Basta



Basta utilises soft contours to somewhat relieve the austerity of sharply cut roman typefaces. The upper case letters, for example, are rounded from the shoulders to the front strokes. The soft flow of the lines is supported by the manner in which the heaviness of the »e« and »c« is shifted almost into the horizontal. Thanks to the gentle serif endings, the lines do not move as if between tracks. It is impressive how little space is required to achieve effortless readability. Short ascenders and descenders enable smaller line spacing. Basta is therefore particularly well suited to narrow columns of text.



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The original Basta headline type drawn by Georg Salden in 1972 was a fat, condensed type, similar to the nineteenth century Elzevir designs from the French Deberny & Peignot foundry. It was this fatness, combined with the accentuated serif shape and individual characteristics, which made Basta an effective face for headlines. It was clear to Salden, however, that extending this design into a range of text weights would require quite a different touch.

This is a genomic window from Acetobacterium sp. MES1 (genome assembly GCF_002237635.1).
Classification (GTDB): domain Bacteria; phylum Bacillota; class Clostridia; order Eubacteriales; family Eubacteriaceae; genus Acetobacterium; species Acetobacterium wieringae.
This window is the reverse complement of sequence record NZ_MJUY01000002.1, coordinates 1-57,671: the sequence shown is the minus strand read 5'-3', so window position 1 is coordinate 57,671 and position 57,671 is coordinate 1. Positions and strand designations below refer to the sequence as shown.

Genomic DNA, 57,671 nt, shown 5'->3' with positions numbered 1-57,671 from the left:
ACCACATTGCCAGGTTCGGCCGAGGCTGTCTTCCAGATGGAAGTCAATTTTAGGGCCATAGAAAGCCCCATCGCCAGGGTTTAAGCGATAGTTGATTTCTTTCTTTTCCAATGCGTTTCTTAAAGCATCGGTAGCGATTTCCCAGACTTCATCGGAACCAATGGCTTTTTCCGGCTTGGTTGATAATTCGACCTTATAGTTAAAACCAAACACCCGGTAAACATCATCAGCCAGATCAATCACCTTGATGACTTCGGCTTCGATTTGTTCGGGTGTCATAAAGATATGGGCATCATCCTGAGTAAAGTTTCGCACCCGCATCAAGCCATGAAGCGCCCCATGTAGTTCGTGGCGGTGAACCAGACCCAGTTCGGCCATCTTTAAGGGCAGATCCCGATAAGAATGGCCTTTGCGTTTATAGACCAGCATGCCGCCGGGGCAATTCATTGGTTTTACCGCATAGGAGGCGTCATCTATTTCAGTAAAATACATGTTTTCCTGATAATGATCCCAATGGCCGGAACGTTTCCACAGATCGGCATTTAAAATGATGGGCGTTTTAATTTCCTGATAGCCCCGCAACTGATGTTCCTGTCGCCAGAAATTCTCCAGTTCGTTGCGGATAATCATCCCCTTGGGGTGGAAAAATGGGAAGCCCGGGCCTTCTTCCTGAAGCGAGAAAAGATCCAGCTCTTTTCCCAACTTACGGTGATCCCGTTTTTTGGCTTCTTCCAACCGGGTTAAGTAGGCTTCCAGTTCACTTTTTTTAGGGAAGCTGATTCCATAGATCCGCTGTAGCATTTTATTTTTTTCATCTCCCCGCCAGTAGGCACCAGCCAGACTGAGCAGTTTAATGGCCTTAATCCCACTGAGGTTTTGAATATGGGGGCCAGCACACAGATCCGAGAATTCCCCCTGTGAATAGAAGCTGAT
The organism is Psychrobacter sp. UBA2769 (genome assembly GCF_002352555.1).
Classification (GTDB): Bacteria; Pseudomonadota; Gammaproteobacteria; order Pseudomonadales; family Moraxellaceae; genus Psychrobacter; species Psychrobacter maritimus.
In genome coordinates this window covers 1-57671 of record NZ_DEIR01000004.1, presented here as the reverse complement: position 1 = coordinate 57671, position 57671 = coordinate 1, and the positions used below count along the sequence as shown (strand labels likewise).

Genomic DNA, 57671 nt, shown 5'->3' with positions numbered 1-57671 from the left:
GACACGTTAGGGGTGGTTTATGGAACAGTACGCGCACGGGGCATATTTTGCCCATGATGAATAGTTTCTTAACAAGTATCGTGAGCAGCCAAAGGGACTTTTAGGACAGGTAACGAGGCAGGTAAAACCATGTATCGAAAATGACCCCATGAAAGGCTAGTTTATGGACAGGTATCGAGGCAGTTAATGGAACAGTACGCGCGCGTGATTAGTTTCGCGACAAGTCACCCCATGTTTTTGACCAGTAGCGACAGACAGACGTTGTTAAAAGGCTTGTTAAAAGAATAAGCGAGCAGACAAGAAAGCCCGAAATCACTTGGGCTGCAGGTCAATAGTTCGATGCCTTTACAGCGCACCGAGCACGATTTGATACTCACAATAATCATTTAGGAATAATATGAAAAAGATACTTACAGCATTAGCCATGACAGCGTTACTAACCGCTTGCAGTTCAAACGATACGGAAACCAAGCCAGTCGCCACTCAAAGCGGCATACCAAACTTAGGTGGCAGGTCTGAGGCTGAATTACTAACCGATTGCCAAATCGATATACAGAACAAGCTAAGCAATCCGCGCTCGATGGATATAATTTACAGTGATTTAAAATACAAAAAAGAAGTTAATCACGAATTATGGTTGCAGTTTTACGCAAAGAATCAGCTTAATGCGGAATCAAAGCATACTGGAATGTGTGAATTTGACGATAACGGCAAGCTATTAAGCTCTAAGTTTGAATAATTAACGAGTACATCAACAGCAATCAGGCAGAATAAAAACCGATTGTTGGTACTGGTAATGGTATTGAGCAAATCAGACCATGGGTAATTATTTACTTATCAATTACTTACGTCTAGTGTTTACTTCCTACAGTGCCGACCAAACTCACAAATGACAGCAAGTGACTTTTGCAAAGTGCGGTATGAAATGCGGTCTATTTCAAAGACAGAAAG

Salden started in 1975 with a light version. He was dissatisfied with the result and did not release the face. Much happier with the book, medium and italic book weights, which he completed between 1977 and 1978, he released them as glass grid fonts manufactured by Berthold AG. Salden produced the fonts containing small capitals, in the book weight, in 1985. After installing an Ikarus system in 1988 Salden used it to add five new versions to the Basta family, light and bold, italic light and medium and small capitals for the light weight.

Basta is an extremely legible typeface, with a large x-height and narrow proportions. To counteract a fence effect, all figures are characterised by a certain softness. The serifs are delicate and slightly inward facing. The axis of the curves are slightly inclined to the northwest. The inner corners are round, such as the angles on Z and z. Also the diagonals of K and k meet with rounded angles into the stem. Noteworthy are the line-shaping forms of c and e. The capital letters C, K, O, S, V, W, X or Z are more similar to the corresponding lower case letters than usual. Interesting also is the 2, which protrudes far beyond the x-height to provide more counterweight for the numerous descenders.

The italic is freer than the upright. Many details are based on Georg Salden’s calligraphic experience without appearing too “written”. For example, the foot swings for A, M and so on, the end swings on V, W and y or, among other things, the endings on E and R. The drop endings of the lowercase letters stabilise these italic figures and form a contrast to the thin strokes of the letters m, n, u and so on. The oblique serifs take on a different value in the italics themselves. All in all, the italics produce an image that is just as serious and calmly flowing as the vertical ones, and are also suitable for longer amounts of text.